Dustin Illingworth at the Paris Review:
“If one is a woman writer there are certain things one must do,” the British writer and journalist Rebecca West wrote to a friend in 1952. “First, not be too good; second, die young, what an edge Katherine Mansfield has on all of us; third, commit suicide like Virginia Woolf. To go on writing and writing well just can’t be forgiven.” West, ignoring her own advice, neither died prematurely nor blunted the fineness of her writing. As a young woman, she made her name with witty, digressive book reviews that were often wonderfully cutting. (On Henry James: “He splits hairs until there are no longer any hairs to split, and the mental gesture becomes merely the making of agitated passes over a complete and disconcerting baldness.”) She also wrote several novels and covered world events for prestigious magazines, including the trial of the English fascist William Joyce and the 1947 lynching of Willie Earle. Her final book, an idiosyncratic history of the year 1900, was published just before her death at the age of ninety. It was the capstone to a career that spanned almost seven decades. West’s true audacity was not merely “to go on writing,” as she put it, but to flourish in an insular, nepotistic intellectual culture that was largely hostile to women. She was ambitious, unafraid, and prodigiously gifted—in a word, sharp.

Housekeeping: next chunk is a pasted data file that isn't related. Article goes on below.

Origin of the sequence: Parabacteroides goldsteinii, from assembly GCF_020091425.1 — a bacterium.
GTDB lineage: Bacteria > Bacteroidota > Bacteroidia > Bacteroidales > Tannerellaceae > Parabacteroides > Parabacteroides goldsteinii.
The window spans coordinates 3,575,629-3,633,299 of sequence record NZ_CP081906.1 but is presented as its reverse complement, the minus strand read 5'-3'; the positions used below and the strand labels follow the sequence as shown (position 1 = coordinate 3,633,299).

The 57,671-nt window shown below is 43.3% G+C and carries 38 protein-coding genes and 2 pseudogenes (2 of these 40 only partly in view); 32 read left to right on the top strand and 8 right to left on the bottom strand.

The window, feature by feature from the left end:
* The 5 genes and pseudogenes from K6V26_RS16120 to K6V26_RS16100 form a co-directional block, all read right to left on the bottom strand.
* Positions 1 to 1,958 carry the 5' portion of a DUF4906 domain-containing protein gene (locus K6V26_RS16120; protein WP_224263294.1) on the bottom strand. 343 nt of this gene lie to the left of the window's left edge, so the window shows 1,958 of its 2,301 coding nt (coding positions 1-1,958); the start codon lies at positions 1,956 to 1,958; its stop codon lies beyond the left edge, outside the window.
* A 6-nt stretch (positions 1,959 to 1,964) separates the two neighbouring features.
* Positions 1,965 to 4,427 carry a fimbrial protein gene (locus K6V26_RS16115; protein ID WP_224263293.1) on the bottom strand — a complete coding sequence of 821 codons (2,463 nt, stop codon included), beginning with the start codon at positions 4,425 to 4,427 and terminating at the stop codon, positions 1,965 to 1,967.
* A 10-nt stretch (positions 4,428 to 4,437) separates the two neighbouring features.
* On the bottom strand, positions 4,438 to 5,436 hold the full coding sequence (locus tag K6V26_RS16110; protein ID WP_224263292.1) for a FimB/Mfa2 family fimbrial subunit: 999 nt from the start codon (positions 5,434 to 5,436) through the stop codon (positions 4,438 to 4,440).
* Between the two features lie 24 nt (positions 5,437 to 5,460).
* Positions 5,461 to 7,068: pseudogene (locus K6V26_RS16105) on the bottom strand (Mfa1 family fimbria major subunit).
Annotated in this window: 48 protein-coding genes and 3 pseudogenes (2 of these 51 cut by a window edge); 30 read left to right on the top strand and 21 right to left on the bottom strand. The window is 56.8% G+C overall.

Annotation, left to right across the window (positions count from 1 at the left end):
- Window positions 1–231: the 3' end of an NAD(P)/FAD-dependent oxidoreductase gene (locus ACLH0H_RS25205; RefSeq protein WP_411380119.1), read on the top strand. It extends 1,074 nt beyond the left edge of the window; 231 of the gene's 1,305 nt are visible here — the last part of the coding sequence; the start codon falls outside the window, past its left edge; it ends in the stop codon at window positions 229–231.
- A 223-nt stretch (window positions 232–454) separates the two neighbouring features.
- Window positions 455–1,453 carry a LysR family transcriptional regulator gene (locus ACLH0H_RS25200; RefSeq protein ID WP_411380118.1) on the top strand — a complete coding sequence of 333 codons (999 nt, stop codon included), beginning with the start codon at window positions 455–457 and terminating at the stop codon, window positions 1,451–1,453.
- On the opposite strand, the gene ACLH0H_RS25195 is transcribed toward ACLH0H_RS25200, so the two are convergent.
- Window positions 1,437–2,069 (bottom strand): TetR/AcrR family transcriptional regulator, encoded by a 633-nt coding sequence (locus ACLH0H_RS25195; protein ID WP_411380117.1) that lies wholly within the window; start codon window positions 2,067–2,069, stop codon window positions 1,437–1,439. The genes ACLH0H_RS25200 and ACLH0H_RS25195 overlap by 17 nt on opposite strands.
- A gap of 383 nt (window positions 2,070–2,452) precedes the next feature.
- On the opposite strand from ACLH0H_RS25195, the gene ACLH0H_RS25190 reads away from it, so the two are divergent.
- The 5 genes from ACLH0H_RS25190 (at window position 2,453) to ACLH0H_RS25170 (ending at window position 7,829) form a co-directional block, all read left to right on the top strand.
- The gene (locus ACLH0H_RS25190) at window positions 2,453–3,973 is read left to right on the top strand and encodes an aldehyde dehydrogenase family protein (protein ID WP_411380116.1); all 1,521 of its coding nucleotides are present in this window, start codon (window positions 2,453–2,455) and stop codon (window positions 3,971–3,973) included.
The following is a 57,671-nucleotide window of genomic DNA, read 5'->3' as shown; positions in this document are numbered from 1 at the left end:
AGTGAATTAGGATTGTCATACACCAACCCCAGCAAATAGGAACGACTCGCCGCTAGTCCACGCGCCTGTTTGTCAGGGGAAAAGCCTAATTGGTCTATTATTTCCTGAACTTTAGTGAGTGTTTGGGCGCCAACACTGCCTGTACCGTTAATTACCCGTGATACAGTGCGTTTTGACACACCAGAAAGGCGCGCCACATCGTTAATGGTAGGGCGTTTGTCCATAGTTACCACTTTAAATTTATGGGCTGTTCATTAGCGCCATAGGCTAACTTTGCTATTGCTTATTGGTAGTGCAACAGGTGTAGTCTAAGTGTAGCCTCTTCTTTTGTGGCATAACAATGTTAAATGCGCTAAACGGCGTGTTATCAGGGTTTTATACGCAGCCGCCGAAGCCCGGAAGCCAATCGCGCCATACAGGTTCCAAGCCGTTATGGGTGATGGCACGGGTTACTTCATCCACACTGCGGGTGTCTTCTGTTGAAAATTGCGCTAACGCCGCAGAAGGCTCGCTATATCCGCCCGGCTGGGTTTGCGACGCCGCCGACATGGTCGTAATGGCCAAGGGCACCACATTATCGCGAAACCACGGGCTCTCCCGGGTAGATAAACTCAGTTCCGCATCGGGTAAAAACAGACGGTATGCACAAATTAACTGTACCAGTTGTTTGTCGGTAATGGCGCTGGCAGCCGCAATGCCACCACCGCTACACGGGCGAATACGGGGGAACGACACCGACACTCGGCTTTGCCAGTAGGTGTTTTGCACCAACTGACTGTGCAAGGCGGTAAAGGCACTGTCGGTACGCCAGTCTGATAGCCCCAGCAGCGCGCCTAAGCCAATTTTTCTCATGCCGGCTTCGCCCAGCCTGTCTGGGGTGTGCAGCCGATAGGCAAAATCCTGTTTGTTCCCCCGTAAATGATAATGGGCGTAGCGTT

The literary critic Michelle Dean’s new book of the same name, a cultural-history-cum-group-biography, examines the lives and careers of ten sharp women, among them Susan Sontag, Joan Didion, Dorothy Parker, Renata Adler, Hannah Arendt, and Zora Neale Hurston. What unites this disparate group, Dean claims, is the ability “to write unforgettably.”